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IVsBuildPropertyStorage vs MSBuild API RRS feed

  • Question

  • I have an MPF-based project system and have used both IVsBuildPropertyStorage and the MSBuild property API to access project properties on other projects within my solution.  I'm looking for thoughts on when you should prefer one over the other.

    Thanks in advance.


    Kirk Fertitta

    Tuesday, September 16, 2014 2:18 PM

Answers

  • If I'm a package developer, and I develop a new project type, it's only *recommended* for me to implement a build system that's integrated with the VS environment. Of course, it's better, but you can't presume anything.

    MsBuild being somewhat more recent (and external) than the pure VS interfaces, it would be my second choice. But at the same time, it can also be much easier to implement. So I would first try to query for integrated VS interfaces first, and try MsBuild after that if interfaces are not available.

    For your information, my company does write a specific project type package, and we support none of these systems, althought we do support IVsProjectCfg2 and IVsBuildableProjectCfg to integrate with the VS build menus.


    Simon Mourier

    Tuesday, September 16, 2014 8:50 PM

All replies

  • If I'm a package developer, and I develop a new project type, it's only *recommended* for me to implement a build system that's integrated with the VS environment. Of course, it's better, but you can't presume anything.

    MsBuild being somewhat more recent (and external) than the pure VS interfaces, it would be my second choice. But at the same time, it can also be much easier to implement. So I would first try to query for integrated VS interfaces first, and try MsBuild after that if interfaces are not available.

    For your information, my company does write a specific project type package, and we support none of these systems, althought we do support IVsProjectCfg2 and IVsBuildableProjectCfg to integrate with the VS build menus.


    Simon Mourier

    Tuesday, September 16, 2014 8:50 PM
  • Thanks Simon.  Agreed that the possibility for an external project system not supporting the VS interfaces is certainly something to guard against.  I suppose as well that if I have a chatty interface that might query lots of properties, then I would expect loading an MSBuild instance (perhaps once per property) just to get those properties might incur a noticeable overhead.  Unless your code is structured such that you have enough context to hold onto an instance (which is probably dangerous for somebody else's project system), then this "feels" like a drawback to MSBuild.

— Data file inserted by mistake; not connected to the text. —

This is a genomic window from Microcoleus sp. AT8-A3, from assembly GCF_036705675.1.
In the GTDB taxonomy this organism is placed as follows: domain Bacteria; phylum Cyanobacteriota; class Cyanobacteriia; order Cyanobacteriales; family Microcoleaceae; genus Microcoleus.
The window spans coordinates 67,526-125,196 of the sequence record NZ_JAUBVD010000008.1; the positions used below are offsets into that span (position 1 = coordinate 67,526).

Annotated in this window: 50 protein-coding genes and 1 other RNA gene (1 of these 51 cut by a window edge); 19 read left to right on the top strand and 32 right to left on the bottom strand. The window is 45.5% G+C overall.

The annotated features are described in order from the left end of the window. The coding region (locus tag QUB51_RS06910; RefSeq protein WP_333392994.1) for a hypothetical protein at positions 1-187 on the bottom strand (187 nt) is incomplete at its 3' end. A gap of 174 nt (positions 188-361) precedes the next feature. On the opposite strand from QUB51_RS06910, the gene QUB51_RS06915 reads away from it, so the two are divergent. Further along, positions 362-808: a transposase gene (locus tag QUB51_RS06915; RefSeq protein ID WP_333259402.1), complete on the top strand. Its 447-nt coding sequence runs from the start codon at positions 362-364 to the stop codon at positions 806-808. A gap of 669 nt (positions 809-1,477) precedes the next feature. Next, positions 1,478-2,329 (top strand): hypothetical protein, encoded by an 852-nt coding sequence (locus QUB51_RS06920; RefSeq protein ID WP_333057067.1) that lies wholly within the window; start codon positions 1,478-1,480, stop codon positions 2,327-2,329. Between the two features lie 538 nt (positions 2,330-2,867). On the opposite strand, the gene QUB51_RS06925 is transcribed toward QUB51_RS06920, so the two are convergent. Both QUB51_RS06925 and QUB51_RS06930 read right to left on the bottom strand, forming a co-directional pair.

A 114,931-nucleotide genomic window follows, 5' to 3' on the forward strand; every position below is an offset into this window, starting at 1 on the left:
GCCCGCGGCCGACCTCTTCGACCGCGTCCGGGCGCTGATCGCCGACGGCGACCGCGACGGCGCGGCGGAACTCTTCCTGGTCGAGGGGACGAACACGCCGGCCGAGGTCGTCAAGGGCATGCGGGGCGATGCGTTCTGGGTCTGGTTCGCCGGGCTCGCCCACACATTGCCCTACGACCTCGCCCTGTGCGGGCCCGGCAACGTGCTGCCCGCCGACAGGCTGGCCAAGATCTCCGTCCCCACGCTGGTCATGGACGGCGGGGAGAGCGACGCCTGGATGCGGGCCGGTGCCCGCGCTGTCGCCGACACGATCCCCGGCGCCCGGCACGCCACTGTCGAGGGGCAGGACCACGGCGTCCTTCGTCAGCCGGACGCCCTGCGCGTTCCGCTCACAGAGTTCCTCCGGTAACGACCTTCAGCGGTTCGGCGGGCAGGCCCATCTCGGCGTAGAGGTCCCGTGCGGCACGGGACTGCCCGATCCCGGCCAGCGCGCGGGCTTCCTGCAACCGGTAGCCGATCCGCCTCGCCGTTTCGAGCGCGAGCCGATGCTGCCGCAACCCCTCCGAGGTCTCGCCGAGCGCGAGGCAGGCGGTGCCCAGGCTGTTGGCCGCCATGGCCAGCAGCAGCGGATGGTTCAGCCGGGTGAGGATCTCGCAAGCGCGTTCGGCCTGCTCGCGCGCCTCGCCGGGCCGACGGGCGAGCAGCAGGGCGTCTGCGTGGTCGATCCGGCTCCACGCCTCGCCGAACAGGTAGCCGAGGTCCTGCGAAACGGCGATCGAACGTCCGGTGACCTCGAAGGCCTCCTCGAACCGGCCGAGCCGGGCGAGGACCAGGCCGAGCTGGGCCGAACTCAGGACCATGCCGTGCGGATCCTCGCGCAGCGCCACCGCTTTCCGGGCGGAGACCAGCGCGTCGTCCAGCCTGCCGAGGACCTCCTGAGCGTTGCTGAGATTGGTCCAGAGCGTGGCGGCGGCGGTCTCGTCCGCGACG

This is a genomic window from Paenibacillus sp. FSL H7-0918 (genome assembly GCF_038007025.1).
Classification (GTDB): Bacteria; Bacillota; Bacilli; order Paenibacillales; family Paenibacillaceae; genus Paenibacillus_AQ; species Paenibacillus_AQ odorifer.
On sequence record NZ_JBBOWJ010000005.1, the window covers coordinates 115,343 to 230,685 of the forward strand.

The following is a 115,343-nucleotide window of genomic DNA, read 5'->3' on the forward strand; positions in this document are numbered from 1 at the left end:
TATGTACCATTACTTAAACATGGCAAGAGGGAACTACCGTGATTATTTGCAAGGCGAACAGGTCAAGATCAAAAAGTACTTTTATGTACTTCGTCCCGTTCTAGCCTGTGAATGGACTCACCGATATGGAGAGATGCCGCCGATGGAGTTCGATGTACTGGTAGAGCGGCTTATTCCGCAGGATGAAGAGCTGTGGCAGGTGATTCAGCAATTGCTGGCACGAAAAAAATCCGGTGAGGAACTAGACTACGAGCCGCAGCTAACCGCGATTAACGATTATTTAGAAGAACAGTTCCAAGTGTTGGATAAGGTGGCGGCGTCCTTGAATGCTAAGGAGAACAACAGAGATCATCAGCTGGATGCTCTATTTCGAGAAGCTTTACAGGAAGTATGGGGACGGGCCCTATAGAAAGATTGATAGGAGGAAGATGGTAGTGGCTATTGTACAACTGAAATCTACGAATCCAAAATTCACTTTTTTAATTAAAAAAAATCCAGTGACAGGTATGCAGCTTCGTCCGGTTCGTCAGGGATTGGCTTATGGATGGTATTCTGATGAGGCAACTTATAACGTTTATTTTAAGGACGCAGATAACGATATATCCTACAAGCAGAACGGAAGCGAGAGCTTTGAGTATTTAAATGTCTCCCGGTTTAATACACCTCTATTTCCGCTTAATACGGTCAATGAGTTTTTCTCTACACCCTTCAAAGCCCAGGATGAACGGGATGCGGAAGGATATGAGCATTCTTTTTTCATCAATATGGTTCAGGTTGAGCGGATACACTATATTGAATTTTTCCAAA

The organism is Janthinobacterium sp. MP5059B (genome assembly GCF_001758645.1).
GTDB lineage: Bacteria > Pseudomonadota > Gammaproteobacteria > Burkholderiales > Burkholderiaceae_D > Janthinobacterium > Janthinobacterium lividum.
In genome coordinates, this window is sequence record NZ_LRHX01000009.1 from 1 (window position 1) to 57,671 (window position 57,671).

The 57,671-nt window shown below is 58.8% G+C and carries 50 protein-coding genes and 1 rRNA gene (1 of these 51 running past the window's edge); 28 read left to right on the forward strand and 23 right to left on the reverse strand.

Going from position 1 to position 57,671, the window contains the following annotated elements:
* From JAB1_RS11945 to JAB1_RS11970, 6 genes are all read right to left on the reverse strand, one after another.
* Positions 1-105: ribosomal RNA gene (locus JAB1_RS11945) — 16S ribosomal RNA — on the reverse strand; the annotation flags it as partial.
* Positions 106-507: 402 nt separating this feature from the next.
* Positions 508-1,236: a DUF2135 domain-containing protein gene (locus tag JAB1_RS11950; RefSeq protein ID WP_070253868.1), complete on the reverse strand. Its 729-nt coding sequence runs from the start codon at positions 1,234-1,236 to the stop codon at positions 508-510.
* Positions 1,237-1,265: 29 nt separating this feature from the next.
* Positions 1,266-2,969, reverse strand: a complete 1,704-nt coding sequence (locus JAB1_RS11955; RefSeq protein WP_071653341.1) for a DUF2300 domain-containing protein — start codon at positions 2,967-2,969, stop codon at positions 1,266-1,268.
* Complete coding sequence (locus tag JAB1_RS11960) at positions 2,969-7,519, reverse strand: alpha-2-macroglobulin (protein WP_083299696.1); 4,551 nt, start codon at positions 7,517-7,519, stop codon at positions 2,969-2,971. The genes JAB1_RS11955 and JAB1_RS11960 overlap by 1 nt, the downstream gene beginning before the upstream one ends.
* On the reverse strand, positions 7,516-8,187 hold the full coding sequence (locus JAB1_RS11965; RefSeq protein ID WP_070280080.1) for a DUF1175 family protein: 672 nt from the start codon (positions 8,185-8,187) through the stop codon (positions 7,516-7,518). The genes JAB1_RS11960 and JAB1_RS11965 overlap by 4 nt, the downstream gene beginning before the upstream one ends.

But, what about when I'm communicating between different project systems that I own (i.e. are part of my package and MPF-based).  Would you always choose to operate on the MSBuild project instance that MPF maintains, or would you still try to go through IVsBuildPropertyStorage (which is known to e implemented for our project systems)?  Perhaps it's a distinction without a difference...


    Kirk Fertitta

    Tuesday, September 16, 2014 9:04 PM
  • The thing with MsBuild is it's really easy to use *outside of VS*.

    Well... actually, that seems to have changed because since a year or so, MsBuild is now part of Visual Studio: http://blogs.msdn.com/b/visualstudio/archive/2013/07/24/msbuild-is-now-part-of-visual-studio.aspx

    However, when you read over that post, it seems clear MsBuild is the way to go in your context for a minimum implementation. I probably would also implement IVsBuildPropertStorage on top of it (using MsBuild to actually store things). In our case, we don't implement IVsBuildPropertStorage ourselves, but we do rely on it for other 'foreign' packages (C#, VB.NET, etc.).

    PS: IMHO, MPF is a terrible piece of code (full of shortcuts or non-said tricks). But, ok, that's all we have :-)


    Simon Mourier

    Tuesday, September 16, 2014 9:20 PM
  • Hi Simon,

    Thanks again.  Yes, MPF certainly leaves a great deal to be desired.  To be clear, when I say "MPF", it is actually based on other projects like Python and F# and NodeJS that have employed it successfully with lots of customizations to work around its many shortcomings.  I say "MPF" so people know what the base code is.  Incredible that MS hasn't released something publicly better yet...

    Are you using a form of MPF or did you just start from scratch implementing the PIA interfaces?  Or is yours an unmanaged project system?  I did a couple without MPF years ago and we maintain those, but in recent years we've had to add several more project systems and our non-MPF ones were not general enough, so we had to resort to MPF.


    Kirk Fertitta

    Tuesday, September 16, 2014 9:29 PM